News Release

Iraq Debate


Hoffman is a co-founder and national coordinator of Iraq Veterans Against the War. He was in the U.S. Marine Corps for over four years and was part of the 2003 invasion of Iraq.
More Information

Solomon, executive director of the Institute for Public Accuracy, is the author of the new book War Made Easy: How Presidents and Pundits Keep Spinning Us to Death. He writes in a piece today: “The failure of the Bush administration to show military progress in Iraq has made the war politically vulnerable. But that line of critique leaves a somewhat clear field for the White House to keep claiming — however implausibly — that U.S. military forces and their Iraqi government allies are turning the corner and can look forward to Iraqization of the war. Today’s White House line is akin to the ‘light at the end of the tunnel’ and Vietnamization talk 35 years ago. … With the underpinnings of war prerogatives unchallenged, a predictable response is that the war must be fought more effectively. … Countless pundits and politicians continue to decry the Bush administration’s failure to come up with an effective strategy in Iraq. But the war has not gone wrong. It was always wrong. And the basic problem with the current U.S. war effort is that it exists.”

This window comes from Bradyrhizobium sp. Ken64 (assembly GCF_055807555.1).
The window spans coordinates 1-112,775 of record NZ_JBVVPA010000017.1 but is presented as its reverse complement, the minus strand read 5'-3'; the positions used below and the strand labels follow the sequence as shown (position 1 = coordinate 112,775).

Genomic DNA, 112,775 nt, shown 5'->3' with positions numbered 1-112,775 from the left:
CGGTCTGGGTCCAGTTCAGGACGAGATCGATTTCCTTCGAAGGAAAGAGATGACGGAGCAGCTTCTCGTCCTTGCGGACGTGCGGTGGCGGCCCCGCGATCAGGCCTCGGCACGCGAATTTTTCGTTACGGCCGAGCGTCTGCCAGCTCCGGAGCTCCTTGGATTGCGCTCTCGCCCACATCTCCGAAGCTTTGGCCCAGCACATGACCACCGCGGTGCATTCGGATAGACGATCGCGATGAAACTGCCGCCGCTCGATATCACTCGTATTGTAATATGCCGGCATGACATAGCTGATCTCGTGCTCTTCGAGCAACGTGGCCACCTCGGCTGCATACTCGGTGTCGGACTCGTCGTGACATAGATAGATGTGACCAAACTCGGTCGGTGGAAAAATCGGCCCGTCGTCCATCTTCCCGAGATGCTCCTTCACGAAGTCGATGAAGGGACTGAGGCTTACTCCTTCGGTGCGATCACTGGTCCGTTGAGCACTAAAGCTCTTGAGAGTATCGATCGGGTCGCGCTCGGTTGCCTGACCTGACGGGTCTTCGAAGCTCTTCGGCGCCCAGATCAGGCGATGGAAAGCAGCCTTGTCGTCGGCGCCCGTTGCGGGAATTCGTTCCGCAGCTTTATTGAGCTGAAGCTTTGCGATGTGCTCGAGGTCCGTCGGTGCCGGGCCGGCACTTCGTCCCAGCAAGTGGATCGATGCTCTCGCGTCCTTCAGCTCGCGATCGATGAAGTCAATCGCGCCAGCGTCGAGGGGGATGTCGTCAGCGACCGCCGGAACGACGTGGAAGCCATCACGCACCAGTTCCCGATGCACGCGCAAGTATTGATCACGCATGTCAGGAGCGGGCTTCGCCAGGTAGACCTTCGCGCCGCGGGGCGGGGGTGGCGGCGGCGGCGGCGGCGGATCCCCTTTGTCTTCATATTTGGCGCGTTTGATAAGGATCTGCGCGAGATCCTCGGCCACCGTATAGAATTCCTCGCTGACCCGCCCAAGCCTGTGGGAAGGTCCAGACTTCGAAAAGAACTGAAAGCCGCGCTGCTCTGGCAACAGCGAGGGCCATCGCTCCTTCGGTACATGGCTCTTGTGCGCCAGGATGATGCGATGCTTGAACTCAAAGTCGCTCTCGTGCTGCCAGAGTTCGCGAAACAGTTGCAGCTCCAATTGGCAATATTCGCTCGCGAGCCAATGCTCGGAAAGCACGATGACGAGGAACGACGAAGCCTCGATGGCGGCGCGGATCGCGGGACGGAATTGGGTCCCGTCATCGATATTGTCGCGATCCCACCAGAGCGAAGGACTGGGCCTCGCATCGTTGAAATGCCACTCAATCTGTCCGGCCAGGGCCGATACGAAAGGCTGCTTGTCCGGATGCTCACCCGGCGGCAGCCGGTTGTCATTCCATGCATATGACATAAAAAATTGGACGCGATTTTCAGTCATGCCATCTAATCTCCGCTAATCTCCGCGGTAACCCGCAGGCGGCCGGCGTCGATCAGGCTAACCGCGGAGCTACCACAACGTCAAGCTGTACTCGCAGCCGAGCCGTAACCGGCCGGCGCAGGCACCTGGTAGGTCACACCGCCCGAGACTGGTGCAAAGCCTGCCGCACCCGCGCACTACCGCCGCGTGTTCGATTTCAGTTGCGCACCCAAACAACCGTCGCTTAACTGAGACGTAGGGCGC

More Information
More Information

Jensen is author of the book Citizens of the Empire: The Struggle to Claim Our Humanity. He is a professor of journalism at the University of Texas. Jensen said today: “The call for withdrawal signals that people are willing to face the reality of the current situation in Iraq, which is an important shift. But the nature of the debate signals that some things haven’t changed — neither mainstream Democrats nor Republicans are willing to face an honest discussion about why top policymakers in both parties wanted a war. Whatever the lies told about WMDs, the core of the U.S. motivation to invade Iraq was the drive to control the politics, and hence the energy resources, of the Middle East.”
More Information

For more information, contact at the Institute for Public Accuracy:
Sam Husseini, (202) 347-0020; or David Zupan, (541) 484-9167